Are you a woman? Well then, do you have your head covered?
A nineteen year old bride was abducted by a group of men and gang raped in Haryana. A thirteen year old girl was raped by her neighbor in Rohtak. A fifteen year old mentally challenged girl was raped in Rohtak. A fifteen year old girl was raped by nine men in Khammam, Andhra Pradesh. A known politician’s son shot a bartender for refusing him a drink in Delhi. A seventeen year old girl was raped repeatedly by her father, step father and grandfather in Kerala. A man raped his three month old granddaughter in an “undisclosed” location while his wife took solace in the fact that he didn’t step out of the house to find his prey. This Sunday, a twenty three year old paramedical student was gang raped and thrown out of a bus in New Delhi, just yards away from a police van.
Do you feel angry? Outraged? Or are you just appropriately indifferent to these cases because to you, they are just a number? While we conveniently give our two cents on these cases, these very men roam free and feel more empowered with every passing minute. While we bring down the hemline of our clothing and set curfews, these men find a way to fault us our existence.
As the urban intelligentsia scoffs at these incidents and condemns everyone from the government to the upbringing of the vile perpetrator, they still deign to question the choice of apparel of the victim, her profession, her lifestyle and even the authenticity of her allegation. Which brings me to this, where are these woman who would consider going through the trauma of public humiliation, media frenzy and judgmental questioning by the society just to scream ‘wolf’?
The fact remains that we live in a society where the rape of a nine year old girl is justified by the Deputy Director of Tourism by saying, “You can’t blame the locals, and they have never seen such women. Foreign tourists must maintain a certain degree of modesty in their clothing. Walking on the beaches half-naked is bound to titillate the senses.” We live in a society where the Delhi Police Commissioner justifies the increasing number of rape cases by saying that women cannot and should not drive alone at 2am on Delhi Roads and then claim that the capital is unsafe. Instead, they should be chauffeured around by their drivers or their brothers. We live in a society where when a sixteen year old teenager is raped by a police officer in Mumbai, a powerful leftist party spokesperson justifies it by saying that teenage girls wear revealing clothes and the man isn’t to blame.
It’s not just the offensive, uneducated, under delivering politicians that we have to deal with, it is the under informed and archaic vision of the police force. The police force from the National Capital Region is so strongly rooted in the belief that women who get raped deserve it that they take it upon themselves to harass the victim. The police officers, I speak of, aren’t the stereotypical havaldaars of the world, they are Station Heads who truly believe that a woman instigates rape and those who report against such a crime are knee deep in prostitution rackets.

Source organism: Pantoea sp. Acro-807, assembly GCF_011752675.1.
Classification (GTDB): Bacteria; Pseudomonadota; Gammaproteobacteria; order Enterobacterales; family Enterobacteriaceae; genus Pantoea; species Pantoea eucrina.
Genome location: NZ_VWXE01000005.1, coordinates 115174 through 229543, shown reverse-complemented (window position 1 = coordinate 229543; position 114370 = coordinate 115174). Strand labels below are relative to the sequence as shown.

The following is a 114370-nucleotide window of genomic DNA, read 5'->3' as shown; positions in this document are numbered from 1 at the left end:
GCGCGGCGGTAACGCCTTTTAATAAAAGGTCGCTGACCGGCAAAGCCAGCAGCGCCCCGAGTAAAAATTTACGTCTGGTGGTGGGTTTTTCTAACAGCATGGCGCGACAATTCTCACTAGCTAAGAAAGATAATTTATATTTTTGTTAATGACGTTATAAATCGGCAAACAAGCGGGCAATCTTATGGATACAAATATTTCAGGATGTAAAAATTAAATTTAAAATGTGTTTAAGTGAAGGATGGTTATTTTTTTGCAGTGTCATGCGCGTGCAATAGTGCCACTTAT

I do not want to encapsulate the pain and trauma of these victims, nor do I want to establish some sort of proposed punishment for the criminals; I can’t be the girl in Kerala or the child in Haryana, I can’t be the girl who was slaughtered in Mumbai, I can’t be the paramedic from Delhi or the bride from Rohtak. I can’t be the face that speaks of their pain because I don’t understand even an iota of their suffering. I don’t and neither do the countless faces who are sitting behind their screens demanding justice. I can’t understand their pain but what I do know is that there is a lot to be done about our society’s mental health.
Our society is not only regressive, it is decaying and diseased. Women are held responsible for all this filth; either because they are believed to have provoked it or for having had brought it to life and raised it incorrectly. We don’t understand crime, we are lazy and we don’t care. We pretend to care because we want to belong, but I want to have nothing to do with this sense of belonging. We look for convenient answers – clothing, makeup, unsolicited interaction, profession. Answers that are flimsy. Answers that don’t suffice.
About this girl who is struggling for her life in Safdarjung Hospital in Delhi, the one who had dreams of being a paramedic, the one who will now go from pillar to post looking for justice, the one who might not even survive – this is the girl who will be labeled as “damaged goods” by her own society. The accused might be punished but what punishment is enough for the heinous crime, for their brutality? Anything severe would get the human rights activists scurrying out of their little holes demanding for leniency and claiming mental deficiencies in the criminals. The same human rights activists who cried hoarse for Kasab but have remained mum about this case.
Maybe this is sufficient enough for you to feel outraged, maybe the perpetrators of all these crimes are punished for their deeds but the fact remains that we live in a society where the victim will find no solace, the woman finds no dignity, the girl finds no independence. Maybe the criminals are brought to their knees but who will punish us?